What the Mass Purge of U.S. Attorneys Means for Weed

Photo by Justin Cannabis

Last week, the Justice Department announced what sounded like a drastic, desperate overhaul of how it does business: 46 local U.S. attorneys appointed by Barack Obama were asked by current Attorney General Jeff Sessions to resign.

Some went quietly; others, like Preet Bharara, the U.S. attorney for Manhattan (who said that Donald Trump had personally asked him to stay on in November), refused and later publicly announced that Trump had him fired.

You can be forgiven for forgetting—so much has happened in the last few weeks—but this is a regular occurrence. United States attorneys, who head up district offices throughout the country and set policy, are political appointees; the prosecutors and investigators who work under them are career officials and stay put. Every president over the past few decades has cleaned house in this way, removing the past president’s political choices in favor of his own.

But since this is Donald Trump, nothing is regular or normal.

As The New York Times noted, the firings came a day after Fox News host Sean Hannity suggested that Obama holdovers were “saboteurs” that needed a “purge”—and that it could be Justice Department officials who are responsible for leaking to the public the latest embarrassing revelations of how bad of a shit show Team Trump is running.

As we know, Trump consumes knee-jerk news like Hannity religiously, and on at least one occasion, conservative news talking points have preceded Trump policy statements (and tweets).

Bharara’s firing also follows news that he may have begun investigating whether Trump’s business ties and worldwide real-estate holdings violate rules prohibiting the president from using the office to make personal profit.

For marijuana, this means a total changing of the guard.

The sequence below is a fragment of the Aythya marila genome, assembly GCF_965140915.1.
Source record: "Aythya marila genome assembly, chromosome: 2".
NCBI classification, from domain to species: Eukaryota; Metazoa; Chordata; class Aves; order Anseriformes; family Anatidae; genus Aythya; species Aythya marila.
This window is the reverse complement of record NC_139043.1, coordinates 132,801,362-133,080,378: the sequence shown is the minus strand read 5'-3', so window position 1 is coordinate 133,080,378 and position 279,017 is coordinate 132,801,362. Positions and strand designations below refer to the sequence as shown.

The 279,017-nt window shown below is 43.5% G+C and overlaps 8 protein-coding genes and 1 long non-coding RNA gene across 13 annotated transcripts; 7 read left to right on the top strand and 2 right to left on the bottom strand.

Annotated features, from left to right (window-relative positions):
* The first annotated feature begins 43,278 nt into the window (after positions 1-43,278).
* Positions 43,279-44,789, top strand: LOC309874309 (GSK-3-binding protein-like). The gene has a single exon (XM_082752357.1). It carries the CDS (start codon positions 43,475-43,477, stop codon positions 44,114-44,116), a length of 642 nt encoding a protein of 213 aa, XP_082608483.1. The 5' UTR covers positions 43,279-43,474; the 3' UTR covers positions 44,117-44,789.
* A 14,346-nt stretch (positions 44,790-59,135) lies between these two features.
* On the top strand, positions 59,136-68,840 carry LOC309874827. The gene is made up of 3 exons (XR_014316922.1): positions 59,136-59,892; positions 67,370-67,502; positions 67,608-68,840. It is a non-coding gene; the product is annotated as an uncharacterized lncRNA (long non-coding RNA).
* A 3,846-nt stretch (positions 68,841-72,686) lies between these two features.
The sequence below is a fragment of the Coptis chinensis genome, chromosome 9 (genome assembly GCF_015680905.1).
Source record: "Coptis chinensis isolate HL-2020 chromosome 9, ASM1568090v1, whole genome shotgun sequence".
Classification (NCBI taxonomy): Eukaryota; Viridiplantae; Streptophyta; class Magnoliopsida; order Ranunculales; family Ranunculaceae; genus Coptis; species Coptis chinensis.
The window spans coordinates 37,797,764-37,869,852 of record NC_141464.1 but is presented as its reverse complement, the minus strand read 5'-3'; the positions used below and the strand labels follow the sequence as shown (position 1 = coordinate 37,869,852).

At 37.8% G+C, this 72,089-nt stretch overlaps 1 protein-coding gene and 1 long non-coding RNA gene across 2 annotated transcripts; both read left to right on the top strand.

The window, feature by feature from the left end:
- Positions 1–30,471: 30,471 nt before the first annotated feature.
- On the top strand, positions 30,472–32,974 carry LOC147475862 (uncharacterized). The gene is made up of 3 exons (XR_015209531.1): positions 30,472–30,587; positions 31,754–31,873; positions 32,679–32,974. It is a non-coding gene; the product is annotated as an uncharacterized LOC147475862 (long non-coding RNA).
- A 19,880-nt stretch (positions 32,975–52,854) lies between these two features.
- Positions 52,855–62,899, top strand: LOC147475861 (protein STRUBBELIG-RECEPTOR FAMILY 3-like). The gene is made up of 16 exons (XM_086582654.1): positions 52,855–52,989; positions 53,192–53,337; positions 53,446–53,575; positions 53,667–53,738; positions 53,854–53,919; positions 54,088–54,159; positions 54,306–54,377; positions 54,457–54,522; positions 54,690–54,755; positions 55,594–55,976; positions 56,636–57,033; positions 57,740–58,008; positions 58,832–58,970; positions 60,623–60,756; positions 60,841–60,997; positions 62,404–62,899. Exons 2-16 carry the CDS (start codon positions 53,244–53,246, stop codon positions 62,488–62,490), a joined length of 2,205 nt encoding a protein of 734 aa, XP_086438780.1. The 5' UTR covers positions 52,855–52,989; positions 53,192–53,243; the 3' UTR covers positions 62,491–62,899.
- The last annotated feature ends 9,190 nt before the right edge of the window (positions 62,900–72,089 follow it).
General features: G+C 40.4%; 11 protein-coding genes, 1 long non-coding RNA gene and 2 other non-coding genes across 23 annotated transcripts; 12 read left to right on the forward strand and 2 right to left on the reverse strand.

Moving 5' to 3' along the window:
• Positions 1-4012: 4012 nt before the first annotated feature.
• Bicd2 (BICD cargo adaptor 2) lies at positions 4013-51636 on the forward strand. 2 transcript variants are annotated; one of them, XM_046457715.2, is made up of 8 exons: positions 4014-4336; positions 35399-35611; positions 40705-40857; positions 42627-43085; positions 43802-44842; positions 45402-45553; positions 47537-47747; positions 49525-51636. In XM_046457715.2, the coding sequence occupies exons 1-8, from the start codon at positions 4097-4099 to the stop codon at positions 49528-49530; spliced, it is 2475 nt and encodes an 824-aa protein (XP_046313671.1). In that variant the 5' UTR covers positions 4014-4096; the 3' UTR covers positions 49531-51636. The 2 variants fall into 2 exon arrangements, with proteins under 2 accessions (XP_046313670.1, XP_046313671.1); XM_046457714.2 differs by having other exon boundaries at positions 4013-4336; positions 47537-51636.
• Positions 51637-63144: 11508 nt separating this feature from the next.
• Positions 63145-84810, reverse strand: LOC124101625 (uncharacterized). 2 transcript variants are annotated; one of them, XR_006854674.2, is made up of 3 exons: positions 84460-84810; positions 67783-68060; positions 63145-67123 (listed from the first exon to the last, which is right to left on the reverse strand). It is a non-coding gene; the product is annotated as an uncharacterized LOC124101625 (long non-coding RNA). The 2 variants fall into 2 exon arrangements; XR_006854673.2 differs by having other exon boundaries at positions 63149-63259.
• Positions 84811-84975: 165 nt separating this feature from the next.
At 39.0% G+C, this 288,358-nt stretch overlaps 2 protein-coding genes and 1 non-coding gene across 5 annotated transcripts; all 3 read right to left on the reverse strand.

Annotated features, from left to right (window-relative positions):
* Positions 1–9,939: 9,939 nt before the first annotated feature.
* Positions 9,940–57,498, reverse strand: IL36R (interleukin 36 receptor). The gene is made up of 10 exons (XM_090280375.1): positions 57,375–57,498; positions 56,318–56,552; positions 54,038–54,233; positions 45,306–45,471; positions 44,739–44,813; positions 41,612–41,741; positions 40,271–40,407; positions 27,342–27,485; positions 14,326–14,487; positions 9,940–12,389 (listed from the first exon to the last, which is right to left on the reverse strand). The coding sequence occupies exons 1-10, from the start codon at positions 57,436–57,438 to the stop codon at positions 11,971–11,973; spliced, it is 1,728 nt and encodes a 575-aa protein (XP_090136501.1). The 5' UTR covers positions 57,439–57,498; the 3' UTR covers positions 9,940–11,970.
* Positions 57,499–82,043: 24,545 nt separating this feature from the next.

Only two U.S. attorneys survived the purge, according to the Times, and they serve in Virginia and in Maryland. Everywhere commercial sales of adult-use marijuana is legal, everywhere a robust (or even barely effective) medical marijuana distribution system can be found, a new federal prosecutor is coming to town. They will be appointees of Jeff Sessions, and we can be confident they will share his views and be empowered to carry out his policies.

The irony is that past U.S. attorneys under Barack Obama haven’t been necessarily all that friendly. In 2010 and 2011, before marijuana legalization became a mainstream view across the country and a near-certainty almost everywhere the question was considered, Obama appointees did much to muck things up.

In the summertime, California’s four federal prosecutors announced sweeping raids of medical marijuana cultivation sites way up in the foothills and mountains; in fall 2011, they started cracking down on medical marijuana dispensaries in the cities. Hundreds across the state shut down after their landlords received threatening letters from federal prosecutors; not one was ever accused of breaking state or local law.

More recently, a U.S. attorney disrupted the High Times Cannabis Cup in the Nevada desert, informing organizers that no cannabis could be sold; other federal prosecutors have taken cracks at the massive gray-area grows proliferating in Colorado. These were all Obama appointees.

What happens next will hinge heavily on who Sessions installs in each district.

If the past is any indication, the retrograde Sessions will go backwards, just like George W. Bush did. In San Francisco, the rotation went like this: after firing his initial choice for U.S. attorney for rank incompetence, Bush picked to succeed him Joe Russoniello, an old-school hard-liner who did the job under Ronald Reagan.

But here’s where the good news is buried.

U.S. attorneys need nomination and confirmation by the Senate. As drug-policy advocates point out, there is a procedure in Washington, though not often used, that gives U.S. senators the power (at least in theory) to block unwanted attorneys from taking office.

Under Senate tradition, members of the Judiciary Committee ask a nominee’s home-state senators whether they approve or disapprove of the nominee. Senators are asked to mark their preference on a blue-colored piece of paper. Whether the committee cares what the home-state senators think or even bother to read the slips depends on who chairs the committee.

The current chair is Sen. Chuck Grassley—the same Chuck Grassley who thought it a good use of power to violate the Constitution and deny Barack Obama’s nomination for the Supreme Court, Merrick Garland, so much as a confirmation hearing.

So Sessions will likely get his people. They will be Trump people—they will be Steve Bannon people. Who they are and how effective they’ll be remains to be seen, but it’s safe to assume they won’t be marijuana people.

That, at least, will be consistent with Obama.

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